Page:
Sen. Rand Paul, R-Ky., has a secret weapon in his war on the Republican establishment. The weapon's name is Donald Trump.
Paul ended the week by saying he had spoken with Trump and he agreed with the Kentucky Republican about repealing and replacing Obamacare simultaneously.
Trump said as much in his post-election interview with "60 Minutes." Leslie Stahl asked Trump about the "millions of people" who could lose their health insurance coverage during the gap between Obamacare being repealed and replaced.
"No, we're going to do it simultaneously," Trump replied. "It'll be just fine. We're not going to have, like a two-day period and we're not going to have a two-year period where there's nothing. It will be repealed and replaced."
Some Republicans in Congress have other ideas. It is not uncommon for a lawmaker to appeal to the authority of a president of his own party. Common cause between Paul and Trump seemed unlikely, however.
Paul is a leader of the libertarian wing of the GOP. Trump is viewed as a big-government Republican on entitlement spending, infrastructure spending, civil liberties and trade. The two have a history of clashing when they were both seeking the Republican presidential nomination. Paul ran a youth-oriented campaign and exhorted Republicans to practice minority outreach. Trump did not.
Yet Obamacare was not the first time the Tea Party senator has invoked Trump. Paul will have his disagreements with Trump and has already come out strongly against some of the more hawkish Republicans the incoming administration has been considering for national security positions, such as John Bolton and Rudy Giuliani.
Less remarked upon is the authority figure Paul has cited against "unrepentant supporters of the Iraq war" like Bolton: President-elect Trump.
"What I've said all along is that I agree with Donald Trump that nation-building hasn't made us safer," Paul said in a television interview. "It's been very expensive and hasn't worked. Regime change hasn't worked in the Middle East. The Iraq war was a strategic failure."
"I want someone to be at secretary of state who agrees with Donald Trump on those key issues because this is an ongoing process where people are still advocating for toppling the Assad regime as if regime change will make things better there," Paul continued.
This is a shift from the primaries, when Paul likely saw Trump taking a limited number of antiwar Republican votes that rightly belonged to him. Paul's 2016 campaign ended after Iowa, where Trump won 9 of the counties that had gone for the senator's father in 2012 while Ted Cruz won five.
Trump called the Iraq war a "big, fat mistake" and Cruz actively worked to win over libertarian-leaning Republicans who had supported Ron Paul for president in 2008 and 2012. The elder Paul voted against the Iraq war and was its only opponent among the major Republican candidates during his two GOP presidential campaigns.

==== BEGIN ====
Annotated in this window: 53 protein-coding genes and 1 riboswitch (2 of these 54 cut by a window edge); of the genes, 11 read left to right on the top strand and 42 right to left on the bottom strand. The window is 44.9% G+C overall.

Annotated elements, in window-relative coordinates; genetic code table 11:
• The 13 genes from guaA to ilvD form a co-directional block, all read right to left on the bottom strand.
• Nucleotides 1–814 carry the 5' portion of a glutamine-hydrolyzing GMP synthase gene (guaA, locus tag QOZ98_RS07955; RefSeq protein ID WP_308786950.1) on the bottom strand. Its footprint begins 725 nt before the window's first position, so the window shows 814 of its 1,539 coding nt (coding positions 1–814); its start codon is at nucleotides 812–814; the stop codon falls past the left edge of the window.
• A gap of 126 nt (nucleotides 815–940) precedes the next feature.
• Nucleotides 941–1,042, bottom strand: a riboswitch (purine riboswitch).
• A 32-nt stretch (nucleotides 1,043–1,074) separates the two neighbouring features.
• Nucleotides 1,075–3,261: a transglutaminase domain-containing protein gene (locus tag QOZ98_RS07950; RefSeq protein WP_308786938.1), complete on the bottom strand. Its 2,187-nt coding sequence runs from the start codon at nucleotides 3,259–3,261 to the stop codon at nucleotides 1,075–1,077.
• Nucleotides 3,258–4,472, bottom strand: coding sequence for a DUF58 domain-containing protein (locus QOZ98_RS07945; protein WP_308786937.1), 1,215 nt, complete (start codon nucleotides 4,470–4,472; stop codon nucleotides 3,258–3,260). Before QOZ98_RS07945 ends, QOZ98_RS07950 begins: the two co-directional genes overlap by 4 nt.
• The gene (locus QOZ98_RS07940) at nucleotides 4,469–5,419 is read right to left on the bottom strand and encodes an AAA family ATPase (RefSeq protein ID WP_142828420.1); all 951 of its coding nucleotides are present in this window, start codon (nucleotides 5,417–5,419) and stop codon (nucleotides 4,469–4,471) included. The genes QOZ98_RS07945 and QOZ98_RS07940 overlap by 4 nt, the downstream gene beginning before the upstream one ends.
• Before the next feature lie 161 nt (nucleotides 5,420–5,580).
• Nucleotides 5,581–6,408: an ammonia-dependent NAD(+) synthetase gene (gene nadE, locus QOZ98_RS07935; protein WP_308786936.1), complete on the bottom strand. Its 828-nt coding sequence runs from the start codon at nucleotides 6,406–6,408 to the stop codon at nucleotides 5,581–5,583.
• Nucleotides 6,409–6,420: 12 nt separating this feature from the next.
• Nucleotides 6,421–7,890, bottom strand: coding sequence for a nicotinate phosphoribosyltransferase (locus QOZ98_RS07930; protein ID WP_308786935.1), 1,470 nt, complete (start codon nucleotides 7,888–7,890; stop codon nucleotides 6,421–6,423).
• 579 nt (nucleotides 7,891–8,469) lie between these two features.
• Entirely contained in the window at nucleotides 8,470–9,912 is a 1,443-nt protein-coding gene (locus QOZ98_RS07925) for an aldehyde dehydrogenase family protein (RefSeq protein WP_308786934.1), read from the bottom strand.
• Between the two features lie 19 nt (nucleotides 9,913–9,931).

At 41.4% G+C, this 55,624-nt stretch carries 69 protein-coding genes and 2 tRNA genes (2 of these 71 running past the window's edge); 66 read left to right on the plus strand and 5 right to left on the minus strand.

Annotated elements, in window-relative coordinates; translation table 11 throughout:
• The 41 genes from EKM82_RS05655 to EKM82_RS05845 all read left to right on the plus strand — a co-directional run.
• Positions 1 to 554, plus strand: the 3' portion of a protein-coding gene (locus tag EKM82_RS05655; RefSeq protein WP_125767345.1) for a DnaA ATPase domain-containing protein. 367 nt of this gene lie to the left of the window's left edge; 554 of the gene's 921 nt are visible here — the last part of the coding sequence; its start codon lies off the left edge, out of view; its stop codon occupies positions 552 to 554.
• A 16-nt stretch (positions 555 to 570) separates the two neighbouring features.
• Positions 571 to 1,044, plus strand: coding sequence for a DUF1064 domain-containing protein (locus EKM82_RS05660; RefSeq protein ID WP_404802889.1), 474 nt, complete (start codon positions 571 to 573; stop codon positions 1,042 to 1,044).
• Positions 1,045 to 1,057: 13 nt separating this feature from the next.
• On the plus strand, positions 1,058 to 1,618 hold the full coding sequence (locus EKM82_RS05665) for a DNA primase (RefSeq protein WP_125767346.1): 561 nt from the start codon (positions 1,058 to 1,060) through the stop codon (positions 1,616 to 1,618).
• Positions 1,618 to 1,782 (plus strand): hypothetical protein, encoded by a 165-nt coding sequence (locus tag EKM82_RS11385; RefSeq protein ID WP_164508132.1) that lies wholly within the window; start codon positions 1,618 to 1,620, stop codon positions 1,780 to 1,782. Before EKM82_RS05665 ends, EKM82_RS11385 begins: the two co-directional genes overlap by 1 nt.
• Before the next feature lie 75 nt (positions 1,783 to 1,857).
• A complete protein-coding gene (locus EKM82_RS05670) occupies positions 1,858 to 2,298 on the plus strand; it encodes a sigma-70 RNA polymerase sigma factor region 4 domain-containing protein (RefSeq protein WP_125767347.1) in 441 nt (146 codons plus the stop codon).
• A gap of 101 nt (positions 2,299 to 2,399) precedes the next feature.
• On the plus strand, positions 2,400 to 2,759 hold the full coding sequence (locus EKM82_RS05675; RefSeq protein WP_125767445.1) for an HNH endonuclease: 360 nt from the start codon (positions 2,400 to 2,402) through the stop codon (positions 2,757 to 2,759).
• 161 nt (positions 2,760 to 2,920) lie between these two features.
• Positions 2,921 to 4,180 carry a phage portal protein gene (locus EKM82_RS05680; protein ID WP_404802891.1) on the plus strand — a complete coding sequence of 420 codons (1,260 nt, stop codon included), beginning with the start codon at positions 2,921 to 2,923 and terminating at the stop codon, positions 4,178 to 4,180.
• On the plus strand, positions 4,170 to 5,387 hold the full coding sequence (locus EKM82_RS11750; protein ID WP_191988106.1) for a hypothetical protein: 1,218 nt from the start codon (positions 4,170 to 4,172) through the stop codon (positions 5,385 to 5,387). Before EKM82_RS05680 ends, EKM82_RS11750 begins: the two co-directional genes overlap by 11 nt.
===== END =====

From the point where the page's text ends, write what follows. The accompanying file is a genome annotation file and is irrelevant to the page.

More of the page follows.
"Donald Trump is a delusional narcissist and an orange-faced windbag," the younger Paul said on Comedy Central in January 2016. "A speck of dirt is way more qualified to be president."
What changed? Rand Paul endorsed Trump for president after he won the nomination, despite the Libertarian Party having a relatively strong nominee in former New Mexico Gov. Gary Johnson (his father endorsed neither candidate).
Trump is popular in Kentucky and Democratic nominee Hillary Clinton was viewed as an existential threat to the state's coal jobs. While Paul won re-election easily, beating Lexington Mayor Jim Gray by nearly 15 points, Trump ran a few points ahead, trouncing Clinton by 30 points.
Attacking Trump didn't work any Republican who tried it in 2016, as evidenced by former Massachusetts Gov. Mitt Romney and former Texas Gov. Rick Perry having to engineer even bigger reversals on the president-elect.
"It's much easier once you understand what Trump is," a libertarian-leaning Republican said of dealing with the Trump phenomenon. "President is pretty definitive."
For his part, Trump had expressed admiration for Paul before the senator started criticizing him. The two played golf together in 2014.
Many of the younger liberty Republican activists who entered GOP politics to support the Pauls oppose Trump passionately. But that has proved less true of the voters potentially available to such candidates in Republican primaries and even older generations of Paul-aligned libertarians.
Paul isn't likely to align himself anywhere nearly as closely with Trump. Libertarian resistance to the new president is expected in Congress, with Paul one of the Republicans taking the lead. Trump's attorney general nominee Jeff Sessions, to cite just one area of potential conflict, is diametrically opposed to Paul on national surveillance, civil asset forfeiture, state-level marijuana legalization and criminal justice reform.
A better example might be Paul ally Rep. Thomas Massie, R-Ky. Massie endorsed Trump for president and told the Washington Examiner's Tim Carney he was "better than 90 percent of the congressmen I serve with." But Massie has also argued Trump wasn't elected king and exhorted fellow lawmakers to retake their constitutional powers from the executive branch.
Trump may not be the only Republican in Washington using both carrots and sticks.